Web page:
According to the popular adage, “seeing is believing.” In other words, if you see something yourself, you will believe it to be real or true, even if the existence of that thing was unexpected. This idea that I have to see it to believe it stretches from ancient history to modern times.
In the Bible, Thomas would not believe that Jesus had risen until he saw him with his own eyes. When he did, Jesus said, “You believe me because you can see me. Happy are those who have not seen and yet believe.” (John 20:29)
More recently, in his 1997 Academy Award-winning performance in Jerry Maguire, Cuba Gooding Jr. would only keep Tom Cruise as his agent if Cruise promised that he would “Show me the money!”
When we see something, we tend to believe it. The visual evidence provides the confirmation. Even when we see a magician pull off an incredible trick that we know cannot possibly have happened, we are nonetheless amazed by what we have seen.
This is why props and demonstrations are so powerful. They make things concrete; they can have an emotional impact; they focus the audience’s attention and interest; they are memorable. In short, by allowing the audience to see something, you increase your chances of getting them to believe in your idea.
You can check out my earlier post for ideas on how to use props to help your next presentation.
Another kind of seeing
As important as the “seeing is believing” idea is to public speaking, there is another type of seeing that, in my view, is far more important. I am speaking of the way in which a speaker sees his or her audience.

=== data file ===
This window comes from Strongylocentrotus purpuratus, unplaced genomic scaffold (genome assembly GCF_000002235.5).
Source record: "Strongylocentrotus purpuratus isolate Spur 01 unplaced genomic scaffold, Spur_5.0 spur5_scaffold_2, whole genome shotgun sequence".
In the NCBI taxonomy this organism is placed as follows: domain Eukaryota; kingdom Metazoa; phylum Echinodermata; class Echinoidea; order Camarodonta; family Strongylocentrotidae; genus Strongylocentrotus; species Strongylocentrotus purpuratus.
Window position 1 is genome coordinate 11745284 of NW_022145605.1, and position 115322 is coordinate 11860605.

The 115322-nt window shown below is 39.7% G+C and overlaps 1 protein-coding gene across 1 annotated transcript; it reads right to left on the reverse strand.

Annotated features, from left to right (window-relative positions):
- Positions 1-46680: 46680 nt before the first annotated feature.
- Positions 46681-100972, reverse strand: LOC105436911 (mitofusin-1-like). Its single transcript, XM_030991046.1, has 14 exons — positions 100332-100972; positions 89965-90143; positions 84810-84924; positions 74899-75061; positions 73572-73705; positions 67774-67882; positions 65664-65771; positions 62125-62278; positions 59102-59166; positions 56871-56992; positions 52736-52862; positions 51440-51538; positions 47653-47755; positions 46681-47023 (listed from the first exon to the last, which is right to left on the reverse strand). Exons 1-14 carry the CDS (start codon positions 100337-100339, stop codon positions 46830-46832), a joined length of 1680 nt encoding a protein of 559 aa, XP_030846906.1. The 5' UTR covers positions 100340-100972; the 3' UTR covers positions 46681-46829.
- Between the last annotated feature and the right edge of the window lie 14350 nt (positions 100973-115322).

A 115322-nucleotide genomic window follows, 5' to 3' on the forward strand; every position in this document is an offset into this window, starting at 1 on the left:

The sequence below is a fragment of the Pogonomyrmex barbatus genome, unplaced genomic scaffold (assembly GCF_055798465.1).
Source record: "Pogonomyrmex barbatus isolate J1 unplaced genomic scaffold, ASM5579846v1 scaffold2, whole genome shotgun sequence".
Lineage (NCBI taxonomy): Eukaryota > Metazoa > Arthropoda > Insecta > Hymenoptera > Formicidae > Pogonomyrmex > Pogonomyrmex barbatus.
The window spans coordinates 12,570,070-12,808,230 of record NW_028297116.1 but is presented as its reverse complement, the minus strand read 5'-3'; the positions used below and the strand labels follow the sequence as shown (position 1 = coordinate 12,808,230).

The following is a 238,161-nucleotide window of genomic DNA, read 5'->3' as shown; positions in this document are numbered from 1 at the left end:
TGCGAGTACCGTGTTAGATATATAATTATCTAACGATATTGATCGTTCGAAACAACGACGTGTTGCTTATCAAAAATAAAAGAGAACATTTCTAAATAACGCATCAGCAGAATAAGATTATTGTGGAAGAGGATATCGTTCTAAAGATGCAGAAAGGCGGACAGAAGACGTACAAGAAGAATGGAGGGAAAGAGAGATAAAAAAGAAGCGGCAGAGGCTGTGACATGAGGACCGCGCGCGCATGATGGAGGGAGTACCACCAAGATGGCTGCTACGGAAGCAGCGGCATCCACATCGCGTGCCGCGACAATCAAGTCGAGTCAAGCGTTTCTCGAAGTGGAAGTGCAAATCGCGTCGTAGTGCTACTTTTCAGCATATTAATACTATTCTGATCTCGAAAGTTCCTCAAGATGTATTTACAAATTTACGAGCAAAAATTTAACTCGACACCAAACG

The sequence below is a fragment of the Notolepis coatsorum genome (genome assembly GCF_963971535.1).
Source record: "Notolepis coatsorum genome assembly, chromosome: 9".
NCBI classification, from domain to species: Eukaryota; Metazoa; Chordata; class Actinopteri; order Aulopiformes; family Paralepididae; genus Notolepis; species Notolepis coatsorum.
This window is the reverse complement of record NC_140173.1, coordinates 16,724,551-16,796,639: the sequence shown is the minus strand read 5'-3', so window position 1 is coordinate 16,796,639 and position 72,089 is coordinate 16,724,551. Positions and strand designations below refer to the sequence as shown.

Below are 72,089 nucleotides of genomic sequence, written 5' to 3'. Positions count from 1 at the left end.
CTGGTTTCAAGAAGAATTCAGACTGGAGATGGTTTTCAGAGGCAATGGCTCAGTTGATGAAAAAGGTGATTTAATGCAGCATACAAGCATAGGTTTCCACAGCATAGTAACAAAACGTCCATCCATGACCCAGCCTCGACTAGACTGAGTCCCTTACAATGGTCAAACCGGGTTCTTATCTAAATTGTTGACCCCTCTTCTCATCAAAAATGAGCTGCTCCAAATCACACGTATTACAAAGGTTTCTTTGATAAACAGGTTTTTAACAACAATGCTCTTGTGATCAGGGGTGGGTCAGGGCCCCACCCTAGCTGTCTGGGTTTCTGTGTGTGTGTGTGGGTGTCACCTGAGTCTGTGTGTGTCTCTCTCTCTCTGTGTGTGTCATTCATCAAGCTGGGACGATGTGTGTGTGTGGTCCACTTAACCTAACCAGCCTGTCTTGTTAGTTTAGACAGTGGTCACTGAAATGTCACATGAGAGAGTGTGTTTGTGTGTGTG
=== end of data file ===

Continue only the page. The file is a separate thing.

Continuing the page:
One of the official languages of South Africa is Zulu (isiZulu in Zulu). It is spoken by about 10 million people. There is a word in Zulu: Sawubona. It means, “I see you.” Not in the sense of, “I see you standing before me, and I see that you are wearing blue jeans and sweater, and I see that your hair is done up today, and I see that you are wearing your glasses instead of contacts.” Sawubona is much more than that.
At its heart, sawubona means, “I see you. I see you here before me and I see where you came from. I see your hopes and your fears, your wants and your needs, your dreams and ambitions. I see you for who you are. I see you and I respect you.”
Youth worker and community leader Orland Bishop gives a more detailed explanation of sawubona in this short video.
I like how Bishop describes sawubona as an invitation to participate in each other’s life. Sawubona, he says, obligates people to give to each other what is needed for that moment of life to be enhanced.
When we speak to an audience, the members of that audience are giving us their most precious commodity; they are giving us their time. If you are speaking to 100 people for one hour, you are being given 100 hours of time that those people will never get back. That is an incredible responsibility and you owe it to your audience to make that time worth their while. You have to give them something in return.
It’s always about the audience
I don’t care how smart you are. I don’t care how hard you work. I don’t care about your product or your service. When you stand on stage, it is never about you or your company or your organization or your product or your service. Every speech, every presentation is about the audience. If you have any ambition to become a better speaker, you must understand this principle.